Also, the search for a missing hiker is expected to resume today after a series of weekend avalanches. On Saturday, Mitch Hungate was out with two friends when an avalanche carried them 1,200 feet at speeds reaching more than 50 miles per hour. That same day, a woman walking her dog was caught in a slide on another mountain. She later died from her injuries.

Another sign this morning the housing market is recovering. "USA Today" reporting more lenders are offering conventional loans with a down payment of 10 percent or less. Lenders have been required at least 20 percent down trying to reduce the risk of default after the housing bust.

For years we heard of American companies moving their jobs overseas. But that trend of off-shoring seems to be reversing. "Time" magazine goes from the board room to the factory floor in its cover article made in the USA and say we can expect to see "Made in the USA" stamped on more and more products. According to the magazine, a half million manufacturing jobs have been created in the United States over the last three years.

Rana Foroohar, oh I hope I pronounced your name right Rana.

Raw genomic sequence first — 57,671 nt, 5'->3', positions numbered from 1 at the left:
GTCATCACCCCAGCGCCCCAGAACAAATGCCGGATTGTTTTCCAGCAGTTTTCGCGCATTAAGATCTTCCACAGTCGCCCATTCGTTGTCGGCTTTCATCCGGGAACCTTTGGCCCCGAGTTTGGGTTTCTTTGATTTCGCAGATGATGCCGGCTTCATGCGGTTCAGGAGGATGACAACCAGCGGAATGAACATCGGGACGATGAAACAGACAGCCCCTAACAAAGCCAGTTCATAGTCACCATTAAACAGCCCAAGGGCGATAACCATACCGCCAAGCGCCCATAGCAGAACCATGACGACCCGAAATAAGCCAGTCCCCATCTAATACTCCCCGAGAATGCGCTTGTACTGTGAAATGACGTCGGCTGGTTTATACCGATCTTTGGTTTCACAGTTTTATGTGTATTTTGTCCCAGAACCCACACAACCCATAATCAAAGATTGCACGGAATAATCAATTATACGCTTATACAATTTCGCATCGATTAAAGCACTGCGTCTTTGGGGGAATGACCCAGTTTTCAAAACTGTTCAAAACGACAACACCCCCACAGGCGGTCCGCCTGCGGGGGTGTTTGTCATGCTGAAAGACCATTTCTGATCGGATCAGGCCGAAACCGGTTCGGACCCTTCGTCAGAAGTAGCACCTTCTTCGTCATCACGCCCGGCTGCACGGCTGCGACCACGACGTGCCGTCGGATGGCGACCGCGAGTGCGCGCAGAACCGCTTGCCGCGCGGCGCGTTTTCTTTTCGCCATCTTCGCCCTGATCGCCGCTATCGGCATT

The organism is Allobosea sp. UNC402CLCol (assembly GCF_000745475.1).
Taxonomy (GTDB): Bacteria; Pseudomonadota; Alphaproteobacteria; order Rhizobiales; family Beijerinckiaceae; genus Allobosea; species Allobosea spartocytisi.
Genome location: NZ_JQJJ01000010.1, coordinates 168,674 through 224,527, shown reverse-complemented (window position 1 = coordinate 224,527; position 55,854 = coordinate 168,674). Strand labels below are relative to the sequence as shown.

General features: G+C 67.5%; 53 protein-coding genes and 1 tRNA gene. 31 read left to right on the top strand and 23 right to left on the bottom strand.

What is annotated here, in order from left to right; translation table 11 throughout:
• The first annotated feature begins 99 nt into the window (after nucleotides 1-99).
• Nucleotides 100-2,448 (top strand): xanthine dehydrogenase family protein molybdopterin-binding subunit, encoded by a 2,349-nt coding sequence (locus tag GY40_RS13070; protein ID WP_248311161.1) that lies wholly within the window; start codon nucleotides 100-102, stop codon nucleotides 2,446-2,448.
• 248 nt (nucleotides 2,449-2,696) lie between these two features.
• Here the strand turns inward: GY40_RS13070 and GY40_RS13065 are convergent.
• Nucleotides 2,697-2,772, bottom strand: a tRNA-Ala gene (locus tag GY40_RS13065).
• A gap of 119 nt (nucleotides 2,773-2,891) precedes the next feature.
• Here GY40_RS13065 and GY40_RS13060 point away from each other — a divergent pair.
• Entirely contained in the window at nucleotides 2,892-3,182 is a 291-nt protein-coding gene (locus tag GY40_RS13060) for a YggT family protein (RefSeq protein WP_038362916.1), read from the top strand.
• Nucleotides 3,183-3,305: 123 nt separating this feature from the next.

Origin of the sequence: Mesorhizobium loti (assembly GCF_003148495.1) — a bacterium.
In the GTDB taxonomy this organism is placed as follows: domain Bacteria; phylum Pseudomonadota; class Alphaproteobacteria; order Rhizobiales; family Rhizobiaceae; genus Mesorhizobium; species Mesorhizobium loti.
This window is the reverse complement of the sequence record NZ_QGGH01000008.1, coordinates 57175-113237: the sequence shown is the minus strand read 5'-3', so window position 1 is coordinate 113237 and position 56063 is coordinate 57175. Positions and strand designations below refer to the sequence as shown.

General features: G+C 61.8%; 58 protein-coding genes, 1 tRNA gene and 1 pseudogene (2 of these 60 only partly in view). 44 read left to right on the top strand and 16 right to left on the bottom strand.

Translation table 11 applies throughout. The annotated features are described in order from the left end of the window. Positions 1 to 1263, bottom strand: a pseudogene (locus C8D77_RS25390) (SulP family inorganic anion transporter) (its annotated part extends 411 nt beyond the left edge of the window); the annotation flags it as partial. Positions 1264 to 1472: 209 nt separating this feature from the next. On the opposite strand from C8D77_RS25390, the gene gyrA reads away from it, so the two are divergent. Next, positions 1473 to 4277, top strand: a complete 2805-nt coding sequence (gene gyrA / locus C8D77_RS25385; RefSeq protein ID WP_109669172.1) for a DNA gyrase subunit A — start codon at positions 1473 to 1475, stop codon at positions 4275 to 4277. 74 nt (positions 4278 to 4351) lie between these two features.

COSTELLO: Thank you I'm so sorry. Rana is the author of that article and an assistant managing editor at "Time". She joins us from New York. Good morning.

FOROOHAR: Good morning.

COSTELLO: Good morning. So it sounds like good news, but 500,000 jobs over three years doesn't really sound like a whole lot.

FOROOHAR: Well you know, it's the most that have been created in a decade in manufacturing. Manufacturing has been on a down swing as we all know since the '70s because of outsourcing to China and other cheaper labor countries.

So the fact that we have seen jobs being created, that's the first time in ten years that that's happened. And so there is this sort of sea change and some of the economists I spoke to feel that the outsourcing trend is actually at an end for a couple of reasons.